Mentor Graphics has purchased Sierra Design Automation and finally closed the "hole" that everyone pointed to when describing Mentor as a "point tools" company. In fact Mentor has not been a "point tools" company for quite some time with the exception of the IC design market where, admittedly, it did not have any place and route offerings.
The fact the Mentor found it necessary to spend $90 million dollars to bring such capability in house strongly reinforces a point of view that was initially mentioned by Aart De Geus at DATE three years ago. I may be paraphrasing it a bit but its substance is as follows:
The level of integration required to successfully develop and manufacture a design at 65nm or smaller geometries is so demanding that point tools companies, no matter how good their products, will find hard to achieve.
This remark, coming almost concurrently with pronouncements by all three big EDA companies stating that the level of acquisitions would decline significantly, lost most of its intended meaning and was understood just as another way Synopsys chose to signal its decreased appetite for startups. Instead Aart was making a profound technical observation, one that has found in me an enthusiastic supporter. I have repeated the same message since then many times in various environments, from panels to columns to technical articles.
Although in the case of Mentor it is possible for engineers to use Calibre even with the Synopsys, Cadence, or Magma flows, tools integration is only one part of the team effort required for success. Design teams need to integrate with teams from EDA companies, foundries, mask makers, and even test companies in order to understand the capabilities and shortcoming of the various suppliers in the flow. So, if you are an IC design house and use Calibre for your 65 or 45 nm designs, you are likely to need to bring Mentor people at your Cadence (or Synopsys or Magma) meeting. I am sure you know how this would not be a welcome outcome, especially to Synopsys and Cadence that compete with Mentor in many other markets.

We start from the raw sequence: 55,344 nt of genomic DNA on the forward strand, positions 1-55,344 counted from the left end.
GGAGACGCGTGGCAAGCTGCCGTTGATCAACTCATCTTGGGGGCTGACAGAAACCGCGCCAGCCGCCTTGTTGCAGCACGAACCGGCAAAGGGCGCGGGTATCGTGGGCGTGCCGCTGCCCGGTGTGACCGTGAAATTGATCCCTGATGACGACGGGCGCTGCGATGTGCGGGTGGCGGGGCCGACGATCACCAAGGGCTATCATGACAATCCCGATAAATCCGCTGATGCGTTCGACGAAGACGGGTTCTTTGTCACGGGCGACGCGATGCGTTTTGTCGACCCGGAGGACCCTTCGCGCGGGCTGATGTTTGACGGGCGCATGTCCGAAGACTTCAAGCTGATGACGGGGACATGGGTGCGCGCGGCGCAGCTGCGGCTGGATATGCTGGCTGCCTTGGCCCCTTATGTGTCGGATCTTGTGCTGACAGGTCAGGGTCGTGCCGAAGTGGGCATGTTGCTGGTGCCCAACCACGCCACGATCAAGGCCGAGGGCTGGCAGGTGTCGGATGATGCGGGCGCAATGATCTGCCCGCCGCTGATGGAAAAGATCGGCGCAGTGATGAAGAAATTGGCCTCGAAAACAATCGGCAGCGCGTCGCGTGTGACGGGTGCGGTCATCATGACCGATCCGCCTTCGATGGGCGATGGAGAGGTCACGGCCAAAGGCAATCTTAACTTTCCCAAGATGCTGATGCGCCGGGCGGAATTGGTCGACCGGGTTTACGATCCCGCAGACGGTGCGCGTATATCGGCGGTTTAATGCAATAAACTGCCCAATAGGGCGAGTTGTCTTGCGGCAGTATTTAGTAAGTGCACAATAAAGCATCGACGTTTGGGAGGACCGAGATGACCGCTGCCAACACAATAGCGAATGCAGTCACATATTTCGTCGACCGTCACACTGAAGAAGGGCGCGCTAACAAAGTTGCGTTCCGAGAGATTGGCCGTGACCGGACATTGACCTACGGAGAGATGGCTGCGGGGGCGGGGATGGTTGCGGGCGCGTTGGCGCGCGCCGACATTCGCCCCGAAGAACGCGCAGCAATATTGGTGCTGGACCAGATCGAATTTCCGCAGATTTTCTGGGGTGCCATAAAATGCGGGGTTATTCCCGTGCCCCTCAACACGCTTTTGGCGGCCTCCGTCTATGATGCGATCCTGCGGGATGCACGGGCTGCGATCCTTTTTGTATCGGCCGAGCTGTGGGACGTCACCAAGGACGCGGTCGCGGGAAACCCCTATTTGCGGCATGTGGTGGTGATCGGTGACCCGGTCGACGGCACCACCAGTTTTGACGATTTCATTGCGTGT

The bad news for the point tools companies is that using their tools requires a greater effort on the part of the design team, since they will need to integrate both the tool and the support engineers into the process. This makes the team larger and thus complicates communication. Again this is not a welcome outcome on the part of the large EDA vendors because the team from the point tool company can take back information from one vendor and involuntarily communicate competitive information to another vendor while working hard to make the different customer design teams successful.
So, Mentor has finally entered the IC place and route business. I expect greater efforts on the part of at least Synopsys and Cadence to address the RET problem so that they can improve their account management before Mentor's sales force integrates effectively with Sierra's. The result will be a significant reshaping of the IC back end market. The final shape of the slices of the pie are difficult to predict today, but it is sure that the slices will look different, even at the 2008 DAC.